Apple's futile patent wars
CEO Tim Cook is wasting shareholders' money fighting the popular Android mobile platform made by Google.
At least, that's the conclusion of a Bloomberg News analysis of the "thermonuclear" patent war that the Cupertino, Calif. company is waging against the three largest Android users: Samsung Electronics, HTC and Motorola Mobility (MMI).
Apple's situation is unique, since most companies try to avoid expensive and time-consuming patent litigation. Often, companies accused of infringement are able to figure ways to avoid using the patented technology. And, as Apple is learning, victory is far from certain.
For instance, Apple suffered a Nov. 30 setback when an Australian judge overturned an earlier ban on the sale of the Galaxy tablet computer in the country. The U.S. International Trade Commission dealt Apple another blow earlier this month, finding merit in only one of the 10 infringement complaints it made against HTC. The patent covered technology that lets users perform tasks such as sending email with a single stroke. Even though this was an Apple victory, Taiwanese company was ecstatic.
One of the numerous patent experts quoted by Bloomberg, Marshall Phelps, the former head of intellectual property for IBM (IBM) and Microsoft (MSFT), argues that no company has been able to keep a competitor out of the marketplace using patents. Apple -- which has more cash reserves than the U.S. government -- is no exception. It can't fight the Android platform forever, and the numbers indicate that Apple is already losing the battle for the hearts and minds of consumers.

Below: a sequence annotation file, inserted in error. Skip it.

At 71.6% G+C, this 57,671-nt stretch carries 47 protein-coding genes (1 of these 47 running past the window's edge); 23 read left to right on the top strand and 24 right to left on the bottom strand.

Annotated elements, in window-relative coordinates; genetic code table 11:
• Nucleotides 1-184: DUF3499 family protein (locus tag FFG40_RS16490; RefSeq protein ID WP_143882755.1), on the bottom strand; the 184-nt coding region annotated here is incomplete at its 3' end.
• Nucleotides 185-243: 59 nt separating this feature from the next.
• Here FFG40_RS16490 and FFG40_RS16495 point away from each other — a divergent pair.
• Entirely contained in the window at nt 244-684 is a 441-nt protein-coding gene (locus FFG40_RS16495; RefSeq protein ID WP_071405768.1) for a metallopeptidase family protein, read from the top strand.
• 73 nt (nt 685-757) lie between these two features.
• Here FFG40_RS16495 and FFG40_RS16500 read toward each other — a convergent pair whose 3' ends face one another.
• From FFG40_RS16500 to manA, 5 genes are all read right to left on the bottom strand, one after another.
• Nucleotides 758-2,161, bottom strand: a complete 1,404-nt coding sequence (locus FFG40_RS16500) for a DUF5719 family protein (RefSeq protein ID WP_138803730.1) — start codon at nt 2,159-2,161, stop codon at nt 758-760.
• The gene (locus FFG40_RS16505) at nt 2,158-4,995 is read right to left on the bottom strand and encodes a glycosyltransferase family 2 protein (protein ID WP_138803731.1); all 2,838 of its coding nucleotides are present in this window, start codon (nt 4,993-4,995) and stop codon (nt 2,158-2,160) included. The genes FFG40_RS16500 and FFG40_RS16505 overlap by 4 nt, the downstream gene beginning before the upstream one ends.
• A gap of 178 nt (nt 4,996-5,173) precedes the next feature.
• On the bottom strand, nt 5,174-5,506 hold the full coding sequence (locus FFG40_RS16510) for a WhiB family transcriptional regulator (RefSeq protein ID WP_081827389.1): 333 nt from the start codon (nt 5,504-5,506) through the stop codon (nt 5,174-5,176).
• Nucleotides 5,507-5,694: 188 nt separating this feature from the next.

Speaking of deep pockets, Android is made by Google (GOOG) and licensed for free to smartphone makers.
According to data from market researcher Gartner, Android's market share rose to 52.5% in the third quarter from 25.3% a year earlier. Apple's mobile operating system, iOS, saw its share drop to 15% from 16.6% in part because many people were waiting to buy the new Apple 4S iPhone.
Analysts from JPMorgan expect Apple to sell 28 million of the new smartphones in the December quarter. Though that figure is impressive, it likely wouldn't be enough to knock Android from its leadership position. Gartner estimates that more than 60 million Android-powered units were sold in the third quarter compared with 17.3 million using Apple's iOS.
Apple CEO Tim Cook, who succeeded Jobs, has little incentive to seek peace with his enemies. In addition to sitting on $81 billion in cash and investments, Apple's stock price is up about 26% this year, indicating that investors are not losing sleep over the patent battles. Nonetheless, making peace with Android could enable Apple to reap billions in license fees, not to mention the hefty legal fees that are part of intellectual property litigation.
There are many ways that Apple can end its crusade against Android, including out-of-court settlements and marketing alliances. All it takes is the motivation to do it, which for now Apple does not seem to have.
--Jonathan Berr doesn't own any shares of the listed companies though he recently bought an Apple iPad 2.
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